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Sahelian and West African governments avoid surprises thanks to seasonal monitoring

CILSS constantly monitors the region, seeking ways to build resilience into the fragile ecosystem that provides livelihoods for millions.

Key facts

The calendar of the Permanent Interstate Committee for Drought Control in the Sahel (CILSS) is booked well in advance. CILSS, the technical arm of the Economic Community of West African States (ECOWAS), monitors the food security of 17 West African and Sahelian countries, runs a large satellite data centre, and has established a proven protocol that countries follow in collecting their food-security data. At the beginning, middle and end of each cropping season, CILSS member countries and partners meet at regional workshops and use the data to analyse the agriculture and food-security situation. The resulting “cereal balance-sheets” produced for each member country are respected for their accuracy in predicting and explaining the results of each cropping season. FAO supported the founding of CILSS in 1973, in the midst of a prolonged and devastating drought, and has continued its capacity-development support ever since. CILSS’ goal has always been to mobilize Sahelian countries and the international community to work towards drought resilience in the region, while maintaining national autonomy and reducing reliance on external aid.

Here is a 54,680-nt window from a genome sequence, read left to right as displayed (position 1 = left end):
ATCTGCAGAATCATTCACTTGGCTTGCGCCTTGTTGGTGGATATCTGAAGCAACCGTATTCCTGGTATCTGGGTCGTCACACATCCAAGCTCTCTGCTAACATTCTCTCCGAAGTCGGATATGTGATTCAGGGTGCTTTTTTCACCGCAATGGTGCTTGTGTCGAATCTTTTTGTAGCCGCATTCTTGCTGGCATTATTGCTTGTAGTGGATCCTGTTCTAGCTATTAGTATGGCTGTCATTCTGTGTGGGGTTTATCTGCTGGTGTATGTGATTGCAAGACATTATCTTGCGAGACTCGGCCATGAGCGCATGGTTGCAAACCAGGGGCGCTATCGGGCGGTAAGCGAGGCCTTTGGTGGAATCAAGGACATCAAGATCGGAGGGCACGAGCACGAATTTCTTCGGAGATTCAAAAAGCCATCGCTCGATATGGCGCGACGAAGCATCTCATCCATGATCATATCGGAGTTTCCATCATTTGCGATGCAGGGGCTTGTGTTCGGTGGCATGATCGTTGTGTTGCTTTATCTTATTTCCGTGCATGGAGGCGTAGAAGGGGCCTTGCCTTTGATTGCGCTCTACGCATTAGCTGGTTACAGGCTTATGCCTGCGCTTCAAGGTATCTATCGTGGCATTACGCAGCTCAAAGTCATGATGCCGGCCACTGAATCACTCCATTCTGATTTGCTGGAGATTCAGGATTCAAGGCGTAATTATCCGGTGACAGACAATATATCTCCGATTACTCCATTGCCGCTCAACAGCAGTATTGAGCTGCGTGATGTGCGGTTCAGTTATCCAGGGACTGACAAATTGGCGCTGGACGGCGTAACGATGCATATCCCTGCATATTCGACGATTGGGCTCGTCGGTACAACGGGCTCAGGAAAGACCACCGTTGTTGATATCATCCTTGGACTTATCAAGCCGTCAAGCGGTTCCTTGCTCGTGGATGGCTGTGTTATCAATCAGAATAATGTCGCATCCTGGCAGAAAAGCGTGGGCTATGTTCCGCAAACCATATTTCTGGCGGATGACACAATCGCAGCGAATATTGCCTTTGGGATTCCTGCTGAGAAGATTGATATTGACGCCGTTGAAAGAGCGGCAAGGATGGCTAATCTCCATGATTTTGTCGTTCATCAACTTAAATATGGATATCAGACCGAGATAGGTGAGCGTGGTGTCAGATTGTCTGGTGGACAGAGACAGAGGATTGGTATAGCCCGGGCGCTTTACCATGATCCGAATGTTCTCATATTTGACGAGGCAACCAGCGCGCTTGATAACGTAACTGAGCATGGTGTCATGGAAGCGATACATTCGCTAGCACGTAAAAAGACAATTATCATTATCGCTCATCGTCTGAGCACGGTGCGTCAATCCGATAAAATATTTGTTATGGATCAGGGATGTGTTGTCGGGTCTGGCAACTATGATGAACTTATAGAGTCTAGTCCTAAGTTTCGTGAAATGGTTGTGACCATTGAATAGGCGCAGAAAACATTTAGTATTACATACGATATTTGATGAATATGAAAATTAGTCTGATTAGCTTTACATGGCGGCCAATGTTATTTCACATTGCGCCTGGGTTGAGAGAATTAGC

In 2011, several international organizations forecast severe food shortages that would affect food security in the Sahel. However, when the Permanent Interstate Committee for Drought Control in the Sahel (CILSS) analysed the data it had collected in its satellite data centre, plus the agricultural data provided by the countries, it suggested a different scenario. CILSS determined that the amount of food produced would actually be sufficient. Rather, the problem would be one of “access”, meaning people would not have enough money to buy the food that was available. The CILSS forecast proved to be correct. This is the kind of outcome that has become expected from this organization, whose motto is jamais surpris or “never surprised”. CILSS, founded by FAO in response to an elongated Sahelian drought that began in the late 1960s, initially covered the nine Sahelian countries. Now, its mandate extends to the West African coastal countries, as the technical arm of the Economic Community of West African States (ECOWAS). CILSS works consistently to ensure that its members are never surprised by changing weather or market conditions that can affect their national food security. FAO and CILSS have worked together for four decades, with FAO providing technical expertise and financial support. The CILSS Secretariat in Burkina Faso was originally housed at FAO headquarters in Rome. Today, CILSS is a permanent regional committee for drought control, and maintains a rigorous agenda that calls for analysing, forecasting and taking action to mitigate the effects of drought in its 17 West African and Sahelian member countries.